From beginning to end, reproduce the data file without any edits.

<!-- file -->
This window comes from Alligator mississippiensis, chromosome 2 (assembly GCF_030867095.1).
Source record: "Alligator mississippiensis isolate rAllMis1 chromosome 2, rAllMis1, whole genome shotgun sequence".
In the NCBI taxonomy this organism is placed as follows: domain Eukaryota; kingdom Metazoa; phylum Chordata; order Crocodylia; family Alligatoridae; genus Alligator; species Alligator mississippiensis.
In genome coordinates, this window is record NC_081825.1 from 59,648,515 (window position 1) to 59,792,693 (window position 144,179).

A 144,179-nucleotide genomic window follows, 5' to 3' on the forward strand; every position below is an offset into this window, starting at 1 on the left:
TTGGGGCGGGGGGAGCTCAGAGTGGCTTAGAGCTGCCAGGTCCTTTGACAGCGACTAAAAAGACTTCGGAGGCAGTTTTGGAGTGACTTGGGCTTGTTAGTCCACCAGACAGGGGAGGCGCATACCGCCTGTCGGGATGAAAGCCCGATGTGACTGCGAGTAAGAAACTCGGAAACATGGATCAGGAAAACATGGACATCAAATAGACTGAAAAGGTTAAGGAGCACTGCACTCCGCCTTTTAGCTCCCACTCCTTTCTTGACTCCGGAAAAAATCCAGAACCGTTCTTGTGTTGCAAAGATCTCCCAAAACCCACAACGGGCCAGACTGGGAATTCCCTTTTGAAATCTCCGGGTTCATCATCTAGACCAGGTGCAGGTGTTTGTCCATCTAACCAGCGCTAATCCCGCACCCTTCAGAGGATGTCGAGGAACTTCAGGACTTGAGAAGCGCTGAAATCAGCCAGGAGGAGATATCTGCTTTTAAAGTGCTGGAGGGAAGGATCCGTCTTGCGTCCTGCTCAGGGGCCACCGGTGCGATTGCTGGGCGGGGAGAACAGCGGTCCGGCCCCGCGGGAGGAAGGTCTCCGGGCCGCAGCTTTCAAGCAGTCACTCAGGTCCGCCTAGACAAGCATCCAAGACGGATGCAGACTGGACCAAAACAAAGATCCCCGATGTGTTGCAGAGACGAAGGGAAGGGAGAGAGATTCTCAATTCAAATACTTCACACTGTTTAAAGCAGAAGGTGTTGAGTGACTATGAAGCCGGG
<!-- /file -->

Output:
This window comes from Alligator mississippiensis, chromosome 2 (assembly GCF_030867095.1).
Source record: "Alligator mississippiensis isolate rAllMis1 chromosome 2, rAllMis1, whole genome shotgun sequence".
In the NCBI taxonomy this organism is placed as follows: domain Eukaryota; kingdom Metazoa; phylum Chordata; order Crocodylia; family Alligatoridae; genus Alligator; species Alligator mississippiensis.
In genome coordinates, this window is record NC_081825.1 from 59,648,515 (window position 1) to 59,792,693 (window position 144,179).

A 144,179-nucleotide genomic window follows, 5' to 3' on the forward strand; every position below is an offset into this window, starting at 1 on the left:
TTGGGGCGGGGGGAGCTCAGAGTGGCTTAGAGCTGCCAGGTCCTTTGACAGCGACTAAAAAGACTTCGGAGGCAGTTTTGGAGTGACTTGGGCTTGTTAGTCCACCAGACAGGGGAGGCGCATACCGCCTGTCGGGATGAAAGCCCGATGTGACTGCGAGTAAGAAACTCGGAAACATGGATCAGGAAAACATGGACATCAAATAGACTGAAAAGGTTAAGGAGCACTGCACTCCGCCTTTTAGCTCCCACTCCTTTCTTGACTCCGGAAAAAATCCAGAACCGTTCTTGTGTTGCAAAGATCTCCCAAAACCCACAACGGGCCAGACTGGGAATTCCCTTTTGAAATCTCCGGGTTCATCATCTAGACCAGGTGCAGGTGTTTGTCCATCTAACCAGCGCTAATCCCGCACCCTTCAGAGGATGTCGAGGAACTTCAGGACTTGAGAAGCGCTGAAATCAGCCAGGAGGAGATATCTGCTTTTAAAGTGCTGGAGGGAAGGATCCGTCTTGCGTCCTGCTCAGGGGCCACCGGTGCGATTGCTGGGCGGGGAGAACAGCGGTCCGGCCCCGCGGGAGGAAGGTCTCCGGGCCGCAGCTTTCAAGCAGTCACTCAGGTCCGCCTAGACAAGCATCCAAGACGGATGCAGACTGGACCAAAACAAAGATCCCCGATGTGTTGCAGAGACGAAGGGAAGGGAGAGAGATTCTCAATTCAAATACTTCACACTGTTTAAAGCAGAAGGTGTTGAGTGACTATGAAGCCGGG